third, I still grow through the ministry of A. because I listen to my dad’s sermons every week. It is on this topic I am writing, and from an informed position.
I say “informed”, because, while I am involved with our church here in Bristol, I also listen to sermons from other churches and ministries, including my dad’s. I can say that I have heard nearly every morning message and Sunday night lesson he’s preached/taught in the past year. Due to busy schedules, I don’t have the mp3s from last October through December. But outside that twelve week-stretch, I have listened to all messages my dad has preached in the last fifteen months (I began listening in June 2014). I feel I have to give this background so you know that I am aware of what A.ns have been hearing regularly, and I hear it only a day or two after they do (and have probably heard more than the majority since the New Year, as I haven’t “missed” a single service). As is probably obvious, the preaching at A. is in fact the only exposure I have to what’s going on there Sunday after Sunday, since I’m not there for the liturgy or anything else.
Now I come to the reason I am writing—I have heard much, though second-hand from a couple of sources, criticism of the preaching at A. over the past 8 or 10 months, and I am bothered by it for two reasons: first, I am uncertain about whether the content of the criticism meshes with reality, and second, I cannot tell what the standards or expectations are against which the messages and teaching are measured.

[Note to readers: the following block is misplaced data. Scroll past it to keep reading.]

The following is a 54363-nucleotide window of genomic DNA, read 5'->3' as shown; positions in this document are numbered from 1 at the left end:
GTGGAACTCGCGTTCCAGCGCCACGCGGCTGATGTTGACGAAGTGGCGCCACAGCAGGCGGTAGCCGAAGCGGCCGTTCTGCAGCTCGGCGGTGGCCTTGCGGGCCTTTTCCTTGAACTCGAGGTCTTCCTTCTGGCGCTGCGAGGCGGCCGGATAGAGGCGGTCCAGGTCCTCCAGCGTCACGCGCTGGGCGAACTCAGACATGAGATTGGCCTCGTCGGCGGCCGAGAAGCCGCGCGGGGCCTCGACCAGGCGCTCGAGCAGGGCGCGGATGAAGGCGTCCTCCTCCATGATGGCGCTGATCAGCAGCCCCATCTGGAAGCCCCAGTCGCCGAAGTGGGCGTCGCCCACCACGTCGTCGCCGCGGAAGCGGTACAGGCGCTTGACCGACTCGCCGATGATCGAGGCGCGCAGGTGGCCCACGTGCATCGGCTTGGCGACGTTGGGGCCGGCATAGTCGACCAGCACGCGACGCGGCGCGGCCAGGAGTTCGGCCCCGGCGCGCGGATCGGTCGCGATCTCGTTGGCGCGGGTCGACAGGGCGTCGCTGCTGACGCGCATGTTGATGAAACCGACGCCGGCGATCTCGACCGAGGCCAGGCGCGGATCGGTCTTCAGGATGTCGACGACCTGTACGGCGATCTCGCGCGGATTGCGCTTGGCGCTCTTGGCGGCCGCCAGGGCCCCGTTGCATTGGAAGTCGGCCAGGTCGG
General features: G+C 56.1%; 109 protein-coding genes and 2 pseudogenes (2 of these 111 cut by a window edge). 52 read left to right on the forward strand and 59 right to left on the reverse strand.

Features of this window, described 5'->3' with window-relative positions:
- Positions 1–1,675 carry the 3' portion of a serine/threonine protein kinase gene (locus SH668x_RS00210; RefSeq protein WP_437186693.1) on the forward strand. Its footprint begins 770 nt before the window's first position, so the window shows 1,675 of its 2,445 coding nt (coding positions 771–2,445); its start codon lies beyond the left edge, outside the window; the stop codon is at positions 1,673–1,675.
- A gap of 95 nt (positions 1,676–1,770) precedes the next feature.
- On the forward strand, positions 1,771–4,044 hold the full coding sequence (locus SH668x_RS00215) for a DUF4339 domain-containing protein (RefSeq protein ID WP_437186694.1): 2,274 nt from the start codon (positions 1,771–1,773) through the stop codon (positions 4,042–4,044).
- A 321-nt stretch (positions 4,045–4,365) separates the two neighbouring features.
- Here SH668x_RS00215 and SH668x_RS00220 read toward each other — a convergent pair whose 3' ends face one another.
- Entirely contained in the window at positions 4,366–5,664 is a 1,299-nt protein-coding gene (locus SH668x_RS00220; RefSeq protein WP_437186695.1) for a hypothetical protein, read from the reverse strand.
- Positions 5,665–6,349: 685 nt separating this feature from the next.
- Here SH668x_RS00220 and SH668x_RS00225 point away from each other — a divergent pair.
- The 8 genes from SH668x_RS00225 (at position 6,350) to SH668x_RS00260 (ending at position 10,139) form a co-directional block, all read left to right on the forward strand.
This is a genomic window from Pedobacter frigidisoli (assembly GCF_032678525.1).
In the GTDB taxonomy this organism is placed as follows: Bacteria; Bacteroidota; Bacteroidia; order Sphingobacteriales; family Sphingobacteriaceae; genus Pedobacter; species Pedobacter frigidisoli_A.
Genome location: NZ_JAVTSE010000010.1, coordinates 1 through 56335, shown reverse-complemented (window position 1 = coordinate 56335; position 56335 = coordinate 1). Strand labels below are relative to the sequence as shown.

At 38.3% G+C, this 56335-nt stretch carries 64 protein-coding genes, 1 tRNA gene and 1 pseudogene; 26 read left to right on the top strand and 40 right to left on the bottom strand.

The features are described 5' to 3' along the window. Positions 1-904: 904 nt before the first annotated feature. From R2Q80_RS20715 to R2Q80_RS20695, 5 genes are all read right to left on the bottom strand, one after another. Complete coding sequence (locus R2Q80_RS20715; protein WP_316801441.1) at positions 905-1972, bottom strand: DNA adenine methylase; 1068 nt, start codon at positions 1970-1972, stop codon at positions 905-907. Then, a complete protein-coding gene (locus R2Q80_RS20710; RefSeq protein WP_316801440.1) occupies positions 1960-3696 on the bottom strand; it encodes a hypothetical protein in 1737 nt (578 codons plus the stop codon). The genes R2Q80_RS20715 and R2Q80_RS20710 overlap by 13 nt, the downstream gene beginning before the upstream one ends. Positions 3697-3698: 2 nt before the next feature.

The overall thrust of the criticism seems to be that the sermons aren’t “positive” enough or don’t emphasize “joy” enough. I have also heard the sermons which my father preached from Matthew’s gospel referred to as “the Matthew stuff” (this I found very disturbing!) or “sin sermons”. Recently, my dad told me that the latest critique consisted of describing the content of the sermons as “a continual call to repent” (for some strange reason, the concept of “repentance” seems to be viewed negatively; more on that below) and “just more gloom and doom”.
These are phrases and themes that have been repeated many times; there are apparently some new ones which I hadn’t heard before this week, namely, the need for more “grace”, and changes to “tone and style”. As these are new, I won’t interact with them much here. Frankly, I don’t how to respond to the latter; I find my father’s “tone and style” to be quite unremarkable, in the sense that overall I don’t find it emotionally provocative, definitely not negatively so, and to my mind it’s comparable to the approach of the ministers of other churches of which I’ve been a regular attendee. I find him in his preaching to be “real”, natural, passionate, thought-provoking, clear-spoken, deliberate, respectful of the text, honest, attentive, faithful; sometimes funny, sometimes sober, sometimes lighthearted, sometimes grave, always sincere, and indeed sensitive. But anyway…